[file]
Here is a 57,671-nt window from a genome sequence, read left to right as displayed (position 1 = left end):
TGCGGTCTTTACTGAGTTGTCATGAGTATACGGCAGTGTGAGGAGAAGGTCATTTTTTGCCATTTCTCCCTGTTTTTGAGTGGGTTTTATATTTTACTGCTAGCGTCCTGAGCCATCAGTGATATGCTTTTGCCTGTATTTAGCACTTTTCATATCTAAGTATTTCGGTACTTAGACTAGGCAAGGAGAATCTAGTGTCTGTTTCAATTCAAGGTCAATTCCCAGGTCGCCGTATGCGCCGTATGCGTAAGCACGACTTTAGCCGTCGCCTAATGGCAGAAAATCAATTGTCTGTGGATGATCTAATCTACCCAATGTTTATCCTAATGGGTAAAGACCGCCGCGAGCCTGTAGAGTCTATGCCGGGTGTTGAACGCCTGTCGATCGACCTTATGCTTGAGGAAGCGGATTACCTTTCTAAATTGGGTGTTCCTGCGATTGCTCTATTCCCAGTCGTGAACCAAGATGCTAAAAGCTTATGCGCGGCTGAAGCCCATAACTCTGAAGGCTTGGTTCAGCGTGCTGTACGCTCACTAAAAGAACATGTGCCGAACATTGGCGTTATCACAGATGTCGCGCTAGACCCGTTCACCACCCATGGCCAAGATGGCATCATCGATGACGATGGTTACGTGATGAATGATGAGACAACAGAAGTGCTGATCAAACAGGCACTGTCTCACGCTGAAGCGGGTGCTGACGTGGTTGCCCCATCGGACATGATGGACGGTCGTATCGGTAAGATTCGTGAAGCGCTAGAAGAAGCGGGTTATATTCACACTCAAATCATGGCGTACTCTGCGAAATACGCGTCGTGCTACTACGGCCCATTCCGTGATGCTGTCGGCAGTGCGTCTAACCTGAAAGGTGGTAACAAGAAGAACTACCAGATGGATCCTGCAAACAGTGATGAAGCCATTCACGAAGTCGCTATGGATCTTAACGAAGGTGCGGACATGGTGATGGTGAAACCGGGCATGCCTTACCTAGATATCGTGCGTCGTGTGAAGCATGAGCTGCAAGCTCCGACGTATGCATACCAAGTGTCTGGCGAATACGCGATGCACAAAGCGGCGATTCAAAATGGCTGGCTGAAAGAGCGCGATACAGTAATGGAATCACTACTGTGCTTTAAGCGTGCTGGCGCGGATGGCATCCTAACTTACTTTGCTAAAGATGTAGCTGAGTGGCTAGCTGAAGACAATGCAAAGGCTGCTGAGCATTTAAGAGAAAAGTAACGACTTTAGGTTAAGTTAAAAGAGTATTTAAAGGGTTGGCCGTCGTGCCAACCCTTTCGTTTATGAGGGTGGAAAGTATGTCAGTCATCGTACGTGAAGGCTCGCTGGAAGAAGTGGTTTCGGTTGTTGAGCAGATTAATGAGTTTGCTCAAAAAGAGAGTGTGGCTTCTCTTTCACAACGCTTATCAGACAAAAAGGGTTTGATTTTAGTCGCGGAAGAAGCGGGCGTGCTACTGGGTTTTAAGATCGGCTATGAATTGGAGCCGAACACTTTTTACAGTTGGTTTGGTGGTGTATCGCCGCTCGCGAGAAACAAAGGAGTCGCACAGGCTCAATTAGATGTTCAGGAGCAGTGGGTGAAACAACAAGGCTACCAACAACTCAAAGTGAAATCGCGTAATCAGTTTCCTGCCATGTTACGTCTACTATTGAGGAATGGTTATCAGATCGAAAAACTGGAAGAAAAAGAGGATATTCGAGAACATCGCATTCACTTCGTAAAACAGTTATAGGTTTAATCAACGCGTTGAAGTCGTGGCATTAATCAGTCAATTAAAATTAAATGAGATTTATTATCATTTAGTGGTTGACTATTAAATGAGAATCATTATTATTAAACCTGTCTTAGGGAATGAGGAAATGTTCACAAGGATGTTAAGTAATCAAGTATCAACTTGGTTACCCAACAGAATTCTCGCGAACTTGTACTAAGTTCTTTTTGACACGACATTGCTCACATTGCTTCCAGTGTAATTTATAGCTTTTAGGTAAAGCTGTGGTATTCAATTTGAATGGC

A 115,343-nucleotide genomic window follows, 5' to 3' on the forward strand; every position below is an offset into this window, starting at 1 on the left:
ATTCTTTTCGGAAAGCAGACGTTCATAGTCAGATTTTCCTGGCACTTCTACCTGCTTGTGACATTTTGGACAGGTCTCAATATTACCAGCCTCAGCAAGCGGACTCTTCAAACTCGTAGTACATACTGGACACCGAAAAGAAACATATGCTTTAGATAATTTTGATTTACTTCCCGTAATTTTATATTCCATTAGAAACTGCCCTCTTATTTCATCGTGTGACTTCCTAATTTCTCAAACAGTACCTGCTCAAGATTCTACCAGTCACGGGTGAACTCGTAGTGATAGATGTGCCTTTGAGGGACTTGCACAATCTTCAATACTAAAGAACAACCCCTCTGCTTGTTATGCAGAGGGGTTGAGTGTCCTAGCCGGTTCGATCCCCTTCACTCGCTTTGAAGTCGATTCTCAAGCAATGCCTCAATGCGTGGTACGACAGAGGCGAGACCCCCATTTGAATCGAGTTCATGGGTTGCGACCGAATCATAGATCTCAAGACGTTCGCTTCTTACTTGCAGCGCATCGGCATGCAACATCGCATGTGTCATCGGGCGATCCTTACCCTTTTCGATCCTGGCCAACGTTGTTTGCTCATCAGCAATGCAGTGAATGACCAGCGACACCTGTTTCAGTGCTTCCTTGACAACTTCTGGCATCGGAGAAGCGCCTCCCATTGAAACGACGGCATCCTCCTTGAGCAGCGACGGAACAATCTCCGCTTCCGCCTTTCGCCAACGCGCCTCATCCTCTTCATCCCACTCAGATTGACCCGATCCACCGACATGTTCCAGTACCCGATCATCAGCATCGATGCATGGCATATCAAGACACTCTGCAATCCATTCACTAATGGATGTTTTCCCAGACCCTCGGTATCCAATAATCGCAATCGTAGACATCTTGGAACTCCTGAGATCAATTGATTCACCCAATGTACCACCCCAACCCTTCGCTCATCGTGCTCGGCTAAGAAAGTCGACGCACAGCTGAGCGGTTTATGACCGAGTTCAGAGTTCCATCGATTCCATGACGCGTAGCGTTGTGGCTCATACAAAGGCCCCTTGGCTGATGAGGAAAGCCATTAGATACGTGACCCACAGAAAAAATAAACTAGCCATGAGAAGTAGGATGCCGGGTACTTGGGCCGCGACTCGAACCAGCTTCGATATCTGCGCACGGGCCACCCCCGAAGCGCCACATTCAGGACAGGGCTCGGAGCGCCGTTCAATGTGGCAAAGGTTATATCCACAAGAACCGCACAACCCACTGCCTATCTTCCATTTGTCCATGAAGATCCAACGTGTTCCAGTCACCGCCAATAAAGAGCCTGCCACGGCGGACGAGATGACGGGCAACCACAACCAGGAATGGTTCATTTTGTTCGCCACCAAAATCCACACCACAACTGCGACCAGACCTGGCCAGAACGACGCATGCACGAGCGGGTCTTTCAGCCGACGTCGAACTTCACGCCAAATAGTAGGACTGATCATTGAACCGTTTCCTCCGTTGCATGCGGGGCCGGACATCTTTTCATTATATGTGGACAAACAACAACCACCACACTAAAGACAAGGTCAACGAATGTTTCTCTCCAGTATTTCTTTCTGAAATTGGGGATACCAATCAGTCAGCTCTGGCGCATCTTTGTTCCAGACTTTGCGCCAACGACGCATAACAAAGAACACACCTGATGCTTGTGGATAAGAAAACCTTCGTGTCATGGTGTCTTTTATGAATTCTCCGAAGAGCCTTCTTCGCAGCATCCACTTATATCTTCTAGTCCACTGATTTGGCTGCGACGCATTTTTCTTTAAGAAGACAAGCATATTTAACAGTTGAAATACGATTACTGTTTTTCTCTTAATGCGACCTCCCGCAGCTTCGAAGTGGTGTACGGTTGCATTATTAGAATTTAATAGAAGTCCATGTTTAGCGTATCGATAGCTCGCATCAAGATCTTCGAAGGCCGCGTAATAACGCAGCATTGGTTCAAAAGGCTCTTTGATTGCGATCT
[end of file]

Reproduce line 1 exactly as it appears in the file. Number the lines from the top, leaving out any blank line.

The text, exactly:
Here is a 57,671-nt window from a genome sequence, read left to right as displayed (position 1 = left end):